6:00 Welcome Reception in the Exhibit Hall with Poster Viewing

7:00 Close of Day

6:00 Welcome Reception in the Exhibit Hall with Poster Viewing

7:00 Close of Day

Wednesday, April 10

7:30 am Continental Breakfast Breakout Discussions

ALLOSTERIC MODULATORS, KINETICS, TARGET OPTIMIZATION FOR KINASES AND PHOSPHATASES

8:30 Chairperson’s Remarks

Matthew Calabrese, PhD, Senior Principal Scientist and Structural Biology Lab Head, Pfizer, Inc.

8:35 Binding Kinetics and Thermodynamics to Understand and Enhance Selectivity of Kinase Inhibitors

Prakash Palde, PhD, Principal Scientist, Oncology Research Unit, Pfizer Global R&D, Pfizer, Inc.

Development of kinase inhibitors with outstanding selectivity remains a significant challenge with equilibrium selectivity of inhibitors for different kinases measured in biochemical assays being poorly translated under cellular and in vivo conditions. Measurement of kinetics and thermodynamics of kinase inhibitors provide distinct insights into the molecular determinants of selectivity, thereby facilitating the design of selective kinase inhibitors. The talk will cover these aspects of relevant data on some clinically used kinase inhibitors.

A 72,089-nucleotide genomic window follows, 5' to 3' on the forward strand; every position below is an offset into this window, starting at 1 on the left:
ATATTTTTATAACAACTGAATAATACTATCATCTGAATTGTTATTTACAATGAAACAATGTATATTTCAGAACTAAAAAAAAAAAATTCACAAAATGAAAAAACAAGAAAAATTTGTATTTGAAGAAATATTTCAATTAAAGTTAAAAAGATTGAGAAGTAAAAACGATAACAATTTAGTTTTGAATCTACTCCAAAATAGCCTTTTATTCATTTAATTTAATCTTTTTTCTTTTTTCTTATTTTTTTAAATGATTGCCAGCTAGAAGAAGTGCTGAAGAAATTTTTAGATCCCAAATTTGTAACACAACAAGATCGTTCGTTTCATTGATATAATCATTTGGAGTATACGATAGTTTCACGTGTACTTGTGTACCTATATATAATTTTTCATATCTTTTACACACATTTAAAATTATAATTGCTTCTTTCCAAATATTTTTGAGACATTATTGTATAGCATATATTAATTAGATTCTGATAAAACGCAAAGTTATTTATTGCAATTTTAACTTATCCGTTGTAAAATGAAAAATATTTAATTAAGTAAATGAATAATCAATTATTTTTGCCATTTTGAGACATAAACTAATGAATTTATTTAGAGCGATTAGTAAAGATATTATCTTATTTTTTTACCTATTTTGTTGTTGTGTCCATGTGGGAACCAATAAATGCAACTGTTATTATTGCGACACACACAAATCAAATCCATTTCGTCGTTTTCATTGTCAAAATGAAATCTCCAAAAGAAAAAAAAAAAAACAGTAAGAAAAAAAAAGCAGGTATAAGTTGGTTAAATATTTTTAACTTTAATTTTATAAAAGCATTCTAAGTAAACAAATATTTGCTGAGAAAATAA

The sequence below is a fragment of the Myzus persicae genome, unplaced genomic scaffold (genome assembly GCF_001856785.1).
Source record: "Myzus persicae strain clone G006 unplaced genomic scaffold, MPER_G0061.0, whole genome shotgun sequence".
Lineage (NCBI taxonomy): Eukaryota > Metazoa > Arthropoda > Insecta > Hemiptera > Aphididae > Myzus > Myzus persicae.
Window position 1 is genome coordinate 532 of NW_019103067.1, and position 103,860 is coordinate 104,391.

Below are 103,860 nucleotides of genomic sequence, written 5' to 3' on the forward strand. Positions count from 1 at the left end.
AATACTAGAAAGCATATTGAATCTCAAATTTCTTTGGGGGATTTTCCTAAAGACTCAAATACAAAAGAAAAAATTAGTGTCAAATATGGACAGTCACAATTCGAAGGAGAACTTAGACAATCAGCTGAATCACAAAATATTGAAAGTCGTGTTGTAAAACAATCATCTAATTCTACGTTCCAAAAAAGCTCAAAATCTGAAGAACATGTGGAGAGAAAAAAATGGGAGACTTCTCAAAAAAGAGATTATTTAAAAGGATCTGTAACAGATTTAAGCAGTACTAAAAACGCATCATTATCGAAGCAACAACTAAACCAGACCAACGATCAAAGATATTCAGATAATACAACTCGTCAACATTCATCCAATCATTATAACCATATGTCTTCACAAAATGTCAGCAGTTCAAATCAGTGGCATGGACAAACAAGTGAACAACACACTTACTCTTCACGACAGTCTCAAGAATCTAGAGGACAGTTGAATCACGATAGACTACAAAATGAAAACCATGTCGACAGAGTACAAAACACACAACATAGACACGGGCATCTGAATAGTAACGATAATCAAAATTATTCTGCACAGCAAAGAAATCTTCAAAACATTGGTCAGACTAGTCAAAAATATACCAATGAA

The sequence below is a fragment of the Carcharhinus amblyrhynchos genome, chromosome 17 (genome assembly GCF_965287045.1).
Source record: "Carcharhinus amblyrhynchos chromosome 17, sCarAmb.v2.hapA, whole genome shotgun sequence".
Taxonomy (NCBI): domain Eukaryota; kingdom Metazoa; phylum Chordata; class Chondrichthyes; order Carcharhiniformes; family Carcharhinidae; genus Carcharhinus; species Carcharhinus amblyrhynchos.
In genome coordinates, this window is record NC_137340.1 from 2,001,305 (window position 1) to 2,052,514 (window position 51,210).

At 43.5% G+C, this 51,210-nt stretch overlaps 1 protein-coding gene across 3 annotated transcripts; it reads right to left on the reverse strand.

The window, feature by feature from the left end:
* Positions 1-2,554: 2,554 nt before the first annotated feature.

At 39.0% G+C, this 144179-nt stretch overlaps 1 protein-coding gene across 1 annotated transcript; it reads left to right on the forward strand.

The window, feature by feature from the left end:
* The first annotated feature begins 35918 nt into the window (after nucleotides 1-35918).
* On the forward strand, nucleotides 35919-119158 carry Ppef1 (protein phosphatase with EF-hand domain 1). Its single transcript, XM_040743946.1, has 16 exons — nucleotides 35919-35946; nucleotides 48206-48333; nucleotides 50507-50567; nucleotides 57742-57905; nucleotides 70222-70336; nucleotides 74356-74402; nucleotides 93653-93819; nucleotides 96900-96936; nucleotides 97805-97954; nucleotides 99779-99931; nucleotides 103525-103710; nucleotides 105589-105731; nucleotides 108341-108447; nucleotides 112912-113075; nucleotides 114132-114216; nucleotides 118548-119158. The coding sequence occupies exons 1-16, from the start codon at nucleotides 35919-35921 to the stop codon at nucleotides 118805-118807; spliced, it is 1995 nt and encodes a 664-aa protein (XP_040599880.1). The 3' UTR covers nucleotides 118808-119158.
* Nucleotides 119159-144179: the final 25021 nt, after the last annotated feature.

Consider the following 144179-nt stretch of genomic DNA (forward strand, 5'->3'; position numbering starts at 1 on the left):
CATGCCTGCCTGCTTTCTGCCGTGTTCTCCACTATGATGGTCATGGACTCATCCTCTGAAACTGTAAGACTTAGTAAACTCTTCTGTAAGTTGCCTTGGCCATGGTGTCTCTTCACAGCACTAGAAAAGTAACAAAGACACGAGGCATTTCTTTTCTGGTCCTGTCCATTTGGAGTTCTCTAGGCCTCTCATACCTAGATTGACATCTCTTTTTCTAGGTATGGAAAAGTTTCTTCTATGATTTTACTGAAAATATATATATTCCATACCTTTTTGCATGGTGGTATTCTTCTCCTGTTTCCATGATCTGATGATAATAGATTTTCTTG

9:05 FEATURED PRESENTATION: Exploring the Hidden World of Non-Canonical Protein Phosphorylations

Tony Hunter, PhD, American Cancer Society Professor, Molecular and Cell Biology Laboratory, The Salk Institute for Biological Studies

Phosphorylation of histidine, lysine and arginine, the so-called “hidden phosphoproteome”, is poorly characterized. To address this void, we developed monoclonal antibodies (mAbs) that selectively recognize the 1- and 3-isoforms of phosphohistidine (pHis) in proteins in a sequence-independent manner. We have used these mAbs in proteomic studies to identify pHis-containing proteins in cancer cell lines, and developed new protocols for enriching pHis-containing tryptic peptides and identifying sites of His phosphorylation. We have also used these mAbs for immunoblotting and immunostaining to detect and localize pHis proteins in normal and tumor tissues. Studies with these mAbs have allowed us to define a role for elevated His phosphorylation in liver cancer.